Most of oyster reef restoration completed in St. Lucie Estuary


MARTIN COUNTY — Thanks to a $4 million National Oceanic and Atmospheric Administration grant awarded to the county last summer, 24 acres of new oyster beds in the St. Lucie and Loxahatchee estuaries will soon be helping to purify the water and restore their namesake rivers to ecological health.

Beginning in September 2009, the Oyster Reef Restoration Project involved the placement of more than 30 million pounds of fossilized shells in small patches of reef along the two waterways. These reefs will provide a safe habitat for oyster larva and replace some of that destroyed by agricultural runoff and freshwater releases. Experts believe as much as 75 percent of the oyster population has been lost over the last 60 years.

Martin County Water Quality Chief Gary Roderick says oyster reef restoration was vital enough to be included in the Comprehensive Everglades Restoration Plan passed by Congress 10 years ago.

“The plan proposes to create 60 acres of oyster habitat, and we were able to provide 30 percent of the desired habitat through this grant,” he said.

Financed through the American Recovery and Reinvestment Act, the project provided temporary employment for more than a hundred workers, who recently finished laying more than 20 acres of oyster reefs in the St. Lucie River Estuary.

Dozens of volunteers also helped bag used oyster shells and plant new red mangroves to help keep erosion down near the new reefs. These included a group of environmental science students from South Fork High School who helped build an inshore reef at Rio Nature Park. Their instructor, Russell McFee, says her students got swept up in the emotion of river restoration.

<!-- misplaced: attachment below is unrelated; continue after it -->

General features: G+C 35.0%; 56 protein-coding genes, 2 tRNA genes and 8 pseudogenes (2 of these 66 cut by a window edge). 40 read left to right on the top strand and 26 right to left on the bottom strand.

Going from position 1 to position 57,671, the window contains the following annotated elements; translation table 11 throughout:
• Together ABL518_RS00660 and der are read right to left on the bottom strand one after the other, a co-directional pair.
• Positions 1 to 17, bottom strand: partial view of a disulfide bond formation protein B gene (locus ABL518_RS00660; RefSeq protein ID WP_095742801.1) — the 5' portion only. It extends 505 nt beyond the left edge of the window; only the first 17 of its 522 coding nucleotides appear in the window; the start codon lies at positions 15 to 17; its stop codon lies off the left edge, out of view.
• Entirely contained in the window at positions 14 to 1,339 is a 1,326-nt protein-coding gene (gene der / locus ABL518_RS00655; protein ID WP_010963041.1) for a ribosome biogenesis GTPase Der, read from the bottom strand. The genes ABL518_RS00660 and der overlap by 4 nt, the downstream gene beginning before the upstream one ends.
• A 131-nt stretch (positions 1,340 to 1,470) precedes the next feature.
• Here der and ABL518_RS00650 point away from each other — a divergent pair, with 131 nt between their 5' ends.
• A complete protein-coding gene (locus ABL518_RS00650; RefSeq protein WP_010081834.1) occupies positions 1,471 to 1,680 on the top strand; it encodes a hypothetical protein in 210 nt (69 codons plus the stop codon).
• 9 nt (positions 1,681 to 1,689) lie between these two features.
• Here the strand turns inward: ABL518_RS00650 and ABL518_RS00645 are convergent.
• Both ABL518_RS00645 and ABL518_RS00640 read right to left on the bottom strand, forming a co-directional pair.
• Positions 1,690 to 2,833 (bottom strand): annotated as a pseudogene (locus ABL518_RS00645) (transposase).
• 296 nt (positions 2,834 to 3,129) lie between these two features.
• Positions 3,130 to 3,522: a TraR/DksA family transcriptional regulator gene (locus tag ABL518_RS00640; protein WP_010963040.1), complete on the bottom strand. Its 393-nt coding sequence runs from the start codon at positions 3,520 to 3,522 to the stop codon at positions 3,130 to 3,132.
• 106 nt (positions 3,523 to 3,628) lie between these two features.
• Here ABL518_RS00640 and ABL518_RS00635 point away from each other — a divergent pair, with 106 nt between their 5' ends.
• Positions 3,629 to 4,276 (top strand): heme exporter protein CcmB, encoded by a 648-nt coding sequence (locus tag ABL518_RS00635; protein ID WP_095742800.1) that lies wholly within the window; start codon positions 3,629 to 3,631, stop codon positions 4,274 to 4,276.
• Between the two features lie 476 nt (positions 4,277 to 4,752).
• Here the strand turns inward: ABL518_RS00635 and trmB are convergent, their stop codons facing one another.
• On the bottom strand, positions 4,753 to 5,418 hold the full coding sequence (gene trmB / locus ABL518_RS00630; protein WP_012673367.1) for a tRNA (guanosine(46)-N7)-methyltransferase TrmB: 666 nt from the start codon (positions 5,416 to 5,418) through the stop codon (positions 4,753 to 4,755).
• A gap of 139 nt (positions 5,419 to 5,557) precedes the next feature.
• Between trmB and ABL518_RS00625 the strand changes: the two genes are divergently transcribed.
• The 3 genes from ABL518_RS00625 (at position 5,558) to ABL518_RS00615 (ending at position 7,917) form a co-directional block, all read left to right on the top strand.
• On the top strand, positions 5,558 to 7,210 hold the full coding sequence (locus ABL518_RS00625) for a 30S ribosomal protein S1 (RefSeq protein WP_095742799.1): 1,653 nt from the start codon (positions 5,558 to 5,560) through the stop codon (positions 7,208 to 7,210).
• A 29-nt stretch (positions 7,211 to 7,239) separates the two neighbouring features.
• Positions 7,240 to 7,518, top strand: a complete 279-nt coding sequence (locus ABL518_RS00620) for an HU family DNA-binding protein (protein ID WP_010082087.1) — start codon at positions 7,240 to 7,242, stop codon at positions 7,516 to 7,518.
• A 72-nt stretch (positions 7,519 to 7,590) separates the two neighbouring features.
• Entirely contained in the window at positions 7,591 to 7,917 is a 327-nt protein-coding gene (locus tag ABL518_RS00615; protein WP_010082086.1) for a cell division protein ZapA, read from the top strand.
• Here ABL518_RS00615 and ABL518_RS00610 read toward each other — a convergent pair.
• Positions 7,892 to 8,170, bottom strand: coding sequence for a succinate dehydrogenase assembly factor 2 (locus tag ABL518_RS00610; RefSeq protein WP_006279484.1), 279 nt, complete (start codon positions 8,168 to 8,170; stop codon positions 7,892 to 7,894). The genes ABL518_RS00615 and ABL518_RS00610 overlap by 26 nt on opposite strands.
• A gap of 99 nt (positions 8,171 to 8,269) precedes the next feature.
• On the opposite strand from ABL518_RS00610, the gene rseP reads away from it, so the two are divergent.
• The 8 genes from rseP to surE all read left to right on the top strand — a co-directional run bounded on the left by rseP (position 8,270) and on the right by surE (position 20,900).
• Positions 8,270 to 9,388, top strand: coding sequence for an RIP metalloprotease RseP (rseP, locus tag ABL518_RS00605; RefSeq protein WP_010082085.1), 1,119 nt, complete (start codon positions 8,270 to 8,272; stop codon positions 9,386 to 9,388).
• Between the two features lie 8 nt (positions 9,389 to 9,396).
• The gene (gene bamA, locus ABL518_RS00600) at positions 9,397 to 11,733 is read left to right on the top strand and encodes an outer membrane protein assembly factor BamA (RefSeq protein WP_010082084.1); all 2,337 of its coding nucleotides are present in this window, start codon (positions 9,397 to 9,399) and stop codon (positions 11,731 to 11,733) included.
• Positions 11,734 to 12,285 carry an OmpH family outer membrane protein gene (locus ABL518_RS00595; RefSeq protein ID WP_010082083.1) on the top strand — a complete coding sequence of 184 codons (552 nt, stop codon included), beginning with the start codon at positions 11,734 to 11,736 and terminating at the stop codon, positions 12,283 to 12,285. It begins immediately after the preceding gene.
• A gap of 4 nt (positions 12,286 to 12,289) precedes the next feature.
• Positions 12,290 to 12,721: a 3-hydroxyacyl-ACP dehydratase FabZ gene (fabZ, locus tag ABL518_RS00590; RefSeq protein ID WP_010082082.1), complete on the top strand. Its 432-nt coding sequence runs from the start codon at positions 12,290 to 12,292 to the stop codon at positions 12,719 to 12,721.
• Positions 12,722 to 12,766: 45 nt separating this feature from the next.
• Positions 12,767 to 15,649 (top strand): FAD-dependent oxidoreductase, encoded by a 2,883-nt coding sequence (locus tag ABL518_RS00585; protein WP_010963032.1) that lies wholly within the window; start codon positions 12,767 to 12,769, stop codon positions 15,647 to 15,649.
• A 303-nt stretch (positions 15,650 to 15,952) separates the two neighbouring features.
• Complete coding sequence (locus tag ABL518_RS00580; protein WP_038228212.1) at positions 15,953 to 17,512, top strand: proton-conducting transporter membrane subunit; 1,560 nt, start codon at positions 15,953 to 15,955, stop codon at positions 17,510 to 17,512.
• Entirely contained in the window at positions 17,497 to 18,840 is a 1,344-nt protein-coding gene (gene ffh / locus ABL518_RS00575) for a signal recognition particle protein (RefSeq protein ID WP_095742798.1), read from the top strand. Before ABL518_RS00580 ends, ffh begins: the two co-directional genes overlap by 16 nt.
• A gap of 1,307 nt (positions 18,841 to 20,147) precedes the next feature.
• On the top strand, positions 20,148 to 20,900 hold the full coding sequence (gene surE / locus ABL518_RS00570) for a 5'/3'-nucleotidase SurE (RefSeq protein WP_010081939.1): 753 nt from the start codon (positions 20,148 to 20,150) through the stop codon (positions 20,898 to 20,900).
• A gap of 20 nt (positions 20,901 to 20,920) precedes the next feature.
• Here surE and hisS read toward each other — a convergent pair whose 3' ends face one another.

“The kids were so excited that we bagged enough oysters to do a second reef,” she said. “The second one is going to be in downtown Stuart at the River Walk.”

McFee hopes her students can continue adding small oyster beds to the estuary in the future.

“I am absolutely passionate about being able to play a small part in restoring the health of the St. Lucie River,” she said. “I really hope to inspire the kids in not only learning about this special place, but taking responsibility for it as well.”

Workers and volunteers will now turn their attention to a 3.5-acre section of the Loxahatchee Estuary in Palm Beach County. Roderick says the partnership between the two counties helped the area win one of only fifty environmental restoration grants funded by the American Recovery and Reinvestment Act.

“We feel that the oyster habitat doesn’t have any county boundaries and we could get a double bang for our buck by improving both estuaries in the same grant,” he said.

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The Oyster Reef Restoration Project | 772-221-1387 | info@oysterrestoration.com

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